Dr. Nuria Sagarra, Associate professor at Rutgers University, will discuss her psycholinguistic research on the second-language acquisition of Spanish using Eye-tracking technology.
"Eye Tracking Reveals Proficiency Effects on Transfer Emergence"
Inflected languages can mark semantic information (e.g., tense, number) with lexical cues (e.g., temporal adverbs, overt subjects) and morphological cues (e.g., suffixes) (Evans, 2003). Children use morphological before lexical cues to tense and number (e.g., Valian, 2006), but adult learners have persistent difficulty processing inflectional morphology (e.g., Hopp, 2010). We investigate associative learning explanations that involve the blocking of later experienced cues by earlier learned ones in the first language (L1; i.e., transfer) and the second language (L2; i.e., proficiency), as well as cognitive explanations in terms of cognitive load and resources, in two eye-tracking experiments. In Experiment 1 (Sagarra & Ellis, 2013), English (poor morphology) and Romanian (rich morphology) learners of Spanish (rich morphology) and English, Romanian, and Spanish monolinguals read sentences in L2 Spanish (or their L1 for the monolinguals) containing adverb-verb/verb-adverb congruencies/incongruencies and chose one of four pictures after each sentence (two competing for meaning and two for form). Experiment 2 (Sagarra, forthcoming) replicates Experiment 1 with an additional beginners group and with sentences containing subject-verb congruencies/incongruencies. The results of both experiments revealed that all participants except the beginning learners were sensitive to incongruencies. These findings are in line with studies reporting insensitivity to morphosyntactic violations at beginning but not later stages of L2 development (e.g., Sagarra, 2008; Sagarra & Herschensohn, 2010). Most importantly, monolinguals and intermediate and advanced learners of a morphologically rich L1 looked longer at verbs than monolinguals and intermediate and advanced learners of a morphologically poor L1. However, no transfer effects were observed in the beginning learners. We argue that transfer effects emerge at intermediate proficiency levels, when morphological processing is cognitively more assimilable and sensitivity to morphological agreement violations appears. This is in line with Han and Liu’s (2013) recent findings suggesting that transfer requires certain level of L2 knowledge.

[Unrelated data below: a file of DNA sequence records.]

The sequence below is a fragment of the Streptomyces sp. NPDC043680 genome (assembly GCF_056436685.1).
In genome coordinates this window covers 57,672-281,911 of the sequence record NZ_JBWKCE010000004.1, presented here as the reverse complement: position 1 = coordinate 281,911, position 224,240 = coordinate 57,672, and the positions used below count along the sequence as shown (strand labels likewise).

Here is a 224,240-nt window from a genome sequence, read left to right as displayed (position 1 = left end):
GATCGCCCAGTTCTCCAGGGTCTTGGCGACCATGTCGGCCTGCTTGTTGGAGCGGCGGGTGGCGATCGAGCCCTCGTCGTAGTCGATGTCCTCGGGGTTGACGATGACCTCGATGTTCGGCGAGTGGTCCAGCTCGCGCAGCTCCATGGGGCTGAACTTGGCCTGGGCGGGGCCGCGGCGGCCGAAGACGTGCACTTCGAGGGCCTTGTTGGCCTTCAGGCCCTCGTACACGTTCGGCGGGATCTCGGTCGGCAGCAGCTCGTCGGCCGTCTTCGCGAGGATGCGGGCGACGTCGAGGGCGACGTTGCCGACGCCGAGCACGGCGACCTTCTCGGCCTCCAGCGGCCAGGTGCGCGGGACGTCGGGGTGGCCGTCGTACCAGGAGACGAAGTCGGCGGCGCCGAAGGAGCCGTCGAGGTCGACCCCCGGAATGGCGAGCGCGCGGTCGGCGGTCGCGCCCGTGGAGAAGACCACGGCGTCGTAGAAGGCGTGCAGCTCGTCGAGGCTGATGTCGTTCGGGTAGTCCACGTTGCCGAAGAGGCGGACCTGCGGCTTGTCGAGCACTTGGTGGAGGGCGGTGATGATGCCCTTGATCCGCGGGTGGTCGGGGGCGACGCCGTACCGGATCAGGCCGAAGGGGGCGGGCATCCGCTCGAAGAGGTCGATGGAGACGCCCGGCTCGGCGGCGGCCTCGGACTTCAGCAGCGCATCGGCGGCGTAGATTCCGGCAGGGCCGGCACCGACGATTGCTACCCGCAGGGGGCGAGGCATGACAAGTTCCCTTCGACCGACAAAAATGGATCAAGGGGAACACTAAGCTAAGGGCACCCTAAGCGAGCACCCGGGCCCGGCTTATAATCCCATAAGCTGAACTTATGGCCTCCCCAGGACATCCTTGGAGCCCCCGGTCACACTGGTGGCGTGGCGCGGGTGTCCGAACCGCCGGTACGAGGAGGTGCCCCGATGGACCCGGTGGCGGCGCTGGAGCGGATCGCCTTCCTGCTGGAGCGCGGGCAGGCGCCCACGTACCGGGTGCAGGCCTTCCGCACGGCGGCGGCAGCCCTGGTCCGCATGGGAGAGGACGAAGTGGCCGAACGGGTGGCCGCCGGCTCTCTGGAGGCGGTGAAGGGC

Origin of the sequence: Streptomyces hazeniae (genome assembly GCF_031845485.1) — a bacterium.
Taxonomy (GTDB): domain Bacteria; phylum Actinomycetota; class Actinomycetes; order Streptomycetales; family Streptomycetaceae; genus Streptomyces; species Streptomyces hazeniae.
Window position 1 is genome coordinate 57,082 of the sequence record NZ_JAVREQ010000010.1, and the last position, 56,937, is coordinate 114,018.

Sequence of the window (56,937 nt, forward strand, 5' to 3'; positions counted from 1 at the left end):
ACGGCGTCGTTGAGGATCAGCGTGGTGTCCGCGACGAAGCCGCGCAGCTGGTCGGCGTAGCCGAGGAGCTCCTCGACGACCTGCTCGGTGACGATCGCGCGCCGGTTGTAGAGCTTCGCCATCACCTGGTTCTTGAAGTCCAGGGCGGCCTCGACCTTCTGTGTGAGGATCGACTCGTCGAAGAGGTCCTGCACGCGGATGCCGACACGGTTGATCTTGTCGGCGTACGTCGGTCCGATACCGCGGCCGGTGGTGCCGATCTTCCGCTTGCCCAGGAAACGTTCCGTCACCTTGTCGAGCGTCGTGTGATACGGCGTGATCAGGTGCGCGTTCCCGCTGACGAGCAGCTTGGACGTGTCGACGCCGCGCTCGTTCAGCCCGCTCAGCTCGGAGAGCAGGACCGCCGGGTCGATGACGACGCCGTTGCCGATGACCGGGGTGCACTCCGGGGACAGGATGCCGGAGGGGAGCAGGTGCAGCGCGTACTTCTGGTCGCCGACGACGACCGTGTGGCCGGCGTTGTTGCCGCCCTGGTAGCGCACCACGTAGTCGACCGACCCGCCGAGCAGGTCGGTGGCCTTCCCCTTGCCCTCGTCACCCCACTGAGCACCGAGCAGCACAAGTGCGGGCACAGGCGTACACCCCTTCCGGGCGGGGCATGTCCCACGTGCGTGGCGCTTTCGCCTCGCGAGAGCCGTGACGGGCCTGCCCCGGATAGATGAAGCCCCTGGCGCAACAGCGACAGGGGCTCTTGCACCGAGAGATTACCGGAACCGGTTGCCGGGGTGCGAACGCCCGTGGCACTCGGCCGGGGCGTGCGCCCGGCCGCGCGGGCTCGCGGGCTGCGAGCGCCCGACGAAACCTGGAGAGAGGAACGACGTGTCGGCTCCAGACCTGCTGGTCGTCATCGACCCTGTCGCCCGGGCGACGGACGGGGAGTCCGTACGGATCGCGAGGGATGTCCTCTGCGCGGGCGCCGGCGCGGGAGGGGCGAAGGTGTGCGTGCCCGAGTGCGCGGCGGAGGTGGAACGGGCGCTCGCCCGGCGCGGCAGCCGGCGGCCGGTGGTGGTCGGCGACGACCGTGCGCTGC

This guest speaker visit is made possible by a UGA Center for Teaching and Learning (CTL) Learning Technologies Grant.